From email@example.com Sun Aug 20 10:39:26 2000
Date: Sat, 19 Aug 2000 22:00:29 -0400
From: Art McGee <firstname.lastname@example.org>
Subject: [BRC-NEWS] Conservative Whitewash
Dick Cheney is relying on our cultural amnesia to
wipe away his record on South Africa
By Joe Conason <email@example.com>, in Salon,
1 August 2000
"Whitewashing" is the only word to describe the weak
explanations offered by Dick Cheney about his votes on South
Africa during the apartheid era. Ever since the peaceful
advent of democracy in Pretoria, politicians like Cheney
who habitually coddled the old racist regime have escaped
accountability for their actions. And he is still relying on
our customary national amnesia to wave away the questions
raised by his vice presidential nomination.
For American conservatives who misused their influence to
defend apartheid, the controversy over Cheney's congressional
voting record actually presents an opportunity to own up to
their terrible mistakes. Unfortunately, however, Cheney and
his supporters have prevaricated and obfuscated rather than
admitting forthrightly that they were on the wrong side.
This disingenuous response is a poor start for a man who
boasts that he and George W. Bush will restore straight
talk and integrity to the White House.
Cheney bristled in response to questions about his voting
record, revealing a mindset that never understood what was
at stake in South Africa -- or perhaps understood all too
well. Challenged last Sunday to defend his 1985 vote against
a House resolution urging the release of Nelson Mandela from
23 years of imprisonment, he first denounced such inquiries
as "trivia." Does he really think that the oppression
inflicted on millions of black citizens during more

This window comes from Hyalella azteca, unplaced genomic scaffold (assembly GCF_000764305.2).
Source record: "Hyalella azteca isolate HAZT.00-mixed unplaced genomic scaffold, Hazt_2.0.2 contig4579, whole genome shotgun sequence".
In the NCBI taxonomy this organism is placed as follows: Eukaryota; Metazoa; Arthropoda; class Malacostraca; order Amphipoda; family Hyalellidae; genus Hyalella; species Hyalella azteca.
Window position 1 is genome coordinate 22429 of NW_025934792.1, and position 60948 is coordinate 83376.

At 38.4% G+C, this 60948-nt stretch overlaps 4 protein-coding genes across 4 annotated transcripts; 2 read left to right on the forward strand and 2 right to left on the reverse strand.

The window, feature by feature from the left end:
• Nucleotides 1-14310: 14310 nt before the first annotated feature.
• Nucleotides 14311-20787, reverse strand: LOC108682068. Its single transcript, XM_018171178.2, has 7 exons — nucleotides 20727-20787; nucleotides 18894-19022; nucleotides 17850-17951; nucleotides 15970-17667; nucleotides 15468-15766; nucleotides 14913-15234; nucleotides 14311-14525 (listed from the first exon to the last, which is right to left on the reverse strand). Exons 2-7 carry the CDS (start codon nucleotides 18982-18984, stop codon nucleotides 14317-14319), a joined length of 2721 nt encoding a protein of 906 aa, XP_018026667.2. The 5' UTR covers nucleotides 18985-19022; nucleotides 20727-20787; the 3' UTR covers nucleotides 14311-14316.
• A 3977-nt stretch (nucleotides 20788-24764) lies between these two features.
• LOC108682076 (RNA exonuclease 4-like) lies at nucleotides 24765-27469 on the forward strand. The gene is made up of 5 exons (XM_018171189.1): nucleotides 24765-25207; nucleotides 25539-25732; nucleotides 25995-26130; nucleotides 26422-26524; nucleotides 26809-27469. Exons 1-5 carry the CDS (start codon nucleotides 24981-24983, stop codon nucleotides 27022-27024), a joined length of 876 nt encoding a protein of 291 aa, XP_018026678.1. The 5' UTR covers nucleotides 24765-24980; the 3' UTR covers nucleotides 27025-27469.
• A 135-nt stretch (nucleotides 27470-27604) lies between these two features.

than five decades was a trivial matter?
He quickly tried to correct that gaffe, praising Mandela as
"a great man." (He also remarked, with baffling condescension,
that the African leader has "mellowed," whatever that
means.) He had opposed the resolution to free Mandela,
according to Cheney, because it was attached to
recognition of the African National Congress.
"The ANC was then viewed as a terrorist organization," he
said. "Nobody was for keeping Nelson Mandela in prison.
Nobody was for supporting apartheid." Let's parse that
feeble answer, one of several attempts to justify his
votes that Cheney has offered in recent days.
The ANC, led of course by Mandela himself, was indeed
regarded as "terrorist" by the Pretoria regime and its
allies in Washington. But the ANC, which fought militarily
and diplomatically for the human rights of South African
citizens, was considered a legitimate representative of the
black majority by civilized governments almost everywhere
else. The resolution Cheney voted against called upon the
Pretoria rulers to enter into negotiations with the ANC.
That position was endorsed by governments around the world,
and has been entirely vindicated by the events that followed.
If the ANC indulged in actions that might be considered
"terrorist," it is at least as true that the entire
apparatus of apartheid relied upon terrorism against
millions of men, women and children. The Sharpsville
massacre and literally hundreds of other atrocities
committed against South African blacks and their neighbors
in other states deserve no other description. That kind of